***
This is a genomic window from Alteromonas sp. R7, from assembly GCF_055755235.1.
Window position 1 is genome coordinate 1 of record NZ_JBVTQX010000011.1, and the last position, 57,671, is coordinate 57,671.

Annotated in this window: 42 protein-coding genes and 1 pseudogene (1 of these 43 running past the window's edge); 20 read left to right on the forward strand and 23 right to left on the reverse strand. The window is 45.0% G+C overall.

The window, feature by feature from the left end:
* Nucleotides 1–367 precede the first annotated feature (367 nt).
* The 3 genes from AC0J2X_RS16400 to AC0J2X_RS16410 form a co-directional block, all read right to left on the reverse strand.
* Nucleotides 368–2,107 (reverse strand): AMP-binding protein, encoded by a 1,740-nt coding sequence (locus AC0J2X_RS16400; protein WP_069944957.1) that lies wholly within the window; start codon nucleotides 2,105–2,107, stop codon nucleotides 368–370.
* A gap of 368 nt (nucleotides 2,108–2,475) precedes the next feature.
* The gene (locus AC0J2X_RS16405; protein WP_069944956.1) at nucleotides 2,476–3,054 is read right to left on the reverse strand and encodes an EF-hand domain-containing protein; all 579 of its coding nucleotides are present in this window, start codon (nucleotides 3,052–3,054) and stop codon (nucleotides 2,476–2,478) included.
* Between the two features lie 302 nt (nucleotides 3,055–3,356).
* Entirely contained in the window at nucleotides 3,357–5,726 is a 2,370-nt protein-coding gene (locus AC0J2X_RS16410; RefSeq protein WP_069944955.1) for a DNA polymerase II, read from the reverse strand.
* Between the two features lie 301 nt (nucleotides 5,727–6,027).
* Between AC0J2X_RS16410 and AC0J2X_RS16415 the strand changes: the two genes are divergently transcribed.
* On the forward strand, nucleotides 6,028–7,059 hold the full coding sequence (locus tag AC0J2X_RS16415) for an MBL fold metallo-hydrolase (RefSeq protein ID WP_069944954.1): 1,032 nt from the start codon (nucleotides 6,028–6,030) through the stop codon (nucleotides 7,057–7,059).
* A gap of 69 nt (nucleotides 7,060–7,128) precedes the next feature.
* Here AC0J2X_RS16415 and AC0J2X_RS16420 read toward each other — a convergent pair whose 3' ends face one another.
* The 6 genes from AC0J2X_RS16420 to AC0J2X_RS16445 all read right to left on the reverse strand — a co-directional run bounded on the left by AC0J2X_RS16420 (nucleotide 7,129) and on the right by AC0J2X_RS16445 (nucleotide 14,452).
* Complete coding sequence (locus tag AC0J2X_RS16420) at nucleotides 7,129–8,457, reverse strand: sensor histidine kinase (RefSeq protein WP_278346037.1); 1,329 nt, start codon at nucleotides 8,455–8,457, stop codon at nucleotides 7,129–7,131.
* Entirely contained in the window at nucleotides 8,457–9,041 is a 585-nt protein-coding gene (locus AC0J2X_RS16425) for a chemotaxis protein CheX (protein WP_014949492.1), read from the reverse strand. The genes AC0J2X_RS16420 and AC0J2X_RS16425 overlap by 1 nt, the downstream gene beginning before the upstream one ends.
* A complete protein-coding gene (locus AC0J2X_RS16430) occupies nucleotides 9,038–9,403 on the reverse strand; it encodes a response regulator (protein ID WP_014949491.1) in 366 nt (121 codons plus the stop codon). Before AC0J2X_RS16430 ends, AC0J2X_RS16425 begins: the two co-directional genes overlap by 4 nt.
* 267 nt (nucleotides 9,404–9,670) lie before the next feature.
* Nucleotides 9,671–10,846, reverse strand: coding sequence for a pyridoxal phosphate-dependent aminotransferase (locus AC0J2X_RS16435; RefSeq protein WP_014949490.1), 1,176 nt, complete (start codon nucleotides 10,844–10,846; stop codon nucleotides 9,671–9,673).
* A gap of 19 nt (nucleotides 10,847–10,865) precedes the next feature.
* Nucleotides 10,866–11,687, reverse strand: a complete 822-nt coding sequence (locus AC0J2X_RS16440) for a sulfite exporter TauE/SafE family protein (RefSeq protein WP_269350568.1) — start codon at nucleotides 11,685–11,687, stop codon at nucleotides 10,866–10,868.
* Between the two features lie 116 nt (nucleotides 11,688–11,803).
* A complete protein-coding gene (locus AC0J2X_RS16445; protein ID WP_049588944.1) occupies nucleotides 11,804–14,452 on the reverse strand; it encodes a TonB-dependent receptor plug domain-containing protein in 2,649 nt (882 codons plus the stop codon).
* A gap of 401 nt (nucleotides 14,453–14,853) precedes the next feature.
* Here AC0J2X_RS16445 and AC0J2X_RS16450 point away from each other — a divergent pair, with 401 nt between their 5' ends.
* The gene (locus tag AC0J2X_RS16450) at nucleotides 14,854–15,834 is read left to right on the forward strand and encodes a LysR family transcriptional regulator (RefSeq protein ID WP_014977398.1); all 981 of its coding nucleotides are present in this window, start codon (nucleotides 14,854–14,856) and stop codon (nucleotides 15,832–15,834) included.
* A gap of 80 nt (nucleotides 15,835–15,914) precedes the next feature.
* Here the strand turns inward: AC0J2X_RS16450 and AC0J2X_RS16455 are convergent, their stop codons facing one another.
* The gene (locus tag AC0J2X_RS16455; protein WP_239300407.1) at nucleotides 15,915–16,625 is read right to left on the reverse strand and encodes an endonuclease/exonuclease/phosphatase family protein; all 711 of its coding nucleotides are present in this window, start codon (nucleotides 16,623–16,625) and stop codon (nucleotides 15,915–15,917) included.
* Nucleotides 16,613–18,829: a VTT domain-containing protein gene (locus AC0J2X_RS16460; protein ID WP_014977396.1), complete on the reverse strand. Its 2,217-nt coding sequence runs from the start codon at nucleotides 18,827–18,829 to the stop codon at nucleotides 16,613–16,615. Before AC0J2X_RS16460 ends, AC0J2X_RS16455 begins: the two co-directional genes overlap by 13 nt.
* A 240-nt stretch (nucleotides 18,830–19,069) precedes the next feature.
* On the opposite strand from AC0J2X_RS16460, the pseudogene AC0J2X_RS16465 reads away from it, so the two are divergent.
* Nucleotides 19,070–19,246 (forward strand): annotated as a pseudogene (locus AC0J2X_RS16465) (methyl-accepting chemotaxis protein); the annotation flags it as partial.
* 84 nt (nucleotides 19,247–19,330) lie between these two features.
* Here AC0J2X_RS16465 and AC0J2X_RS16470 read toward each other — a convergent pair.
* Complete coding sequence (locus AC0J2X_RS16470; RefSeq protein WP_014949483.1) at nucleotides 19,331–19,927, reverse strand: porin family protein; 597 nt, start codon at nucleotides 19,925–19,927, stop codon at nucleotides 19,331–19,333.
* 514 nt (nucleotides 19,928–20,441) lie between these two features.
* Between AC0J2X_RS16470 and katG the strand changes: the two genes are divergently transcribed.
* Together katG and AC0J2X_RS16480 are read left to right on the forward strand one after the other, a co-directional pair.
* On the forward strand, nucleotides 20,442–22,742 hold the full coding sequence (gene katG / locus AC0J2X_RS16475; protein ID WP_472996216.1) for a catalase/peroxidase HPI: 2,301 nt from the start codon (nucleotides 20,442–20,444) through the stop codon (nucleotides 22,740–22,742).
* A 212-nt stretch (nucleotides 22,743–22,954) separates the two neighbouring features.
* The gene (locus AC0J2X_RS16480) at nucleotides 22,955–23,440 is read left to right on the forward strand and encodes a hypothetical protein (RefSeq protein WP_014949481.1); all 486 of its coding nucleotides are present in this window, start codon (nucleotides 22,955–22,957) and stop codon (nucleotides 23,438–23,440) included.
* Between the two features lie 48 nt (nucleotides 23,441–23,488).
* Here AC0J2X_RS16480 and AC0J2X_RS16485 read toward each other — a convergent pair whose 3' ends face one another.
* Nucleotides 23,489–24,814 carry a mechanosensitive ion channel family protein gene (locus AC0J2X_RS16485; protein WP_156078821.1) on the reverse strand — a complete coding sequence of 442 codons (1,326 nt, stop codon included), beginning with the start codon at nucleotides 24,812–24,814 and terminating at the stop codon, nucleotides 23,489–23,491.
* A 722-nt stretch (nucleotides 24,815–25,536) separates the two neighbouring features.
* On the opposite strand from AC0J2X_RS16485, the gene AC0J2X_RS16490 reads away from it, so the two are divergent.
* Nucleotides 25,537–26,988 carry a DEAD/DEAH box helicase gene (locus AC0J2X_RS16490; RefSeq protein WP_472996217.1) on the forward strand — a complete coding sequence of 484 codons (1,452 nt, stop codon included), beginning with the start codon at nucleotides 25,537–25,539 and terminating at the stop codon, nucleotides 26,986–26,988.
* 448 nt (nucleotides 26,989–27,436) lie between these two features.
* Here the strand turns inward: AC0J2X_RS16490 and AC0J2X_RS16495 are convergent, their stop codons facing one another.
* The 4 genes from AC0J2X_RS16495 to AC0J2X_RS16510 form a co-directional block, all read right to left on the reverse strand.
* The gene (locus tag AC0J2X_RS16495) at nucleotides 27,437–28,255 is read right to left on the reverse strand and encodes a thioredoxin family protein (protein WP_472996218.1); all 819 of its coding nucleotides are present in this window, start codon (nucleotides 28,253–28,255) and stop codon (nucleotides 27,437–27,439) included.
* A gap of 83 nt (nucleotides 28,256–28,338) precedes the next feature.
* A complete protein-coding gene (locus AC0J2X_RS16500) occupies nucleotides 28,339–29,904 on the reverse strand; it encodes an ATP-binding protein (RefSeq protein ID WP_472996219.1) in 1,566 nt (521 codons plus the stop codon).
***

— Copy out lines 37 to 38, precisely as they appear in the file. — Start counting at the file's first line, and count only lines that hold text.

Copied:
* 84 nt (nucleotides 19,247–19,330) lie between these two features.
* Here AC0J2X_RS16465 and AC0J2X_RS16470 read toward each other — a convergent pair.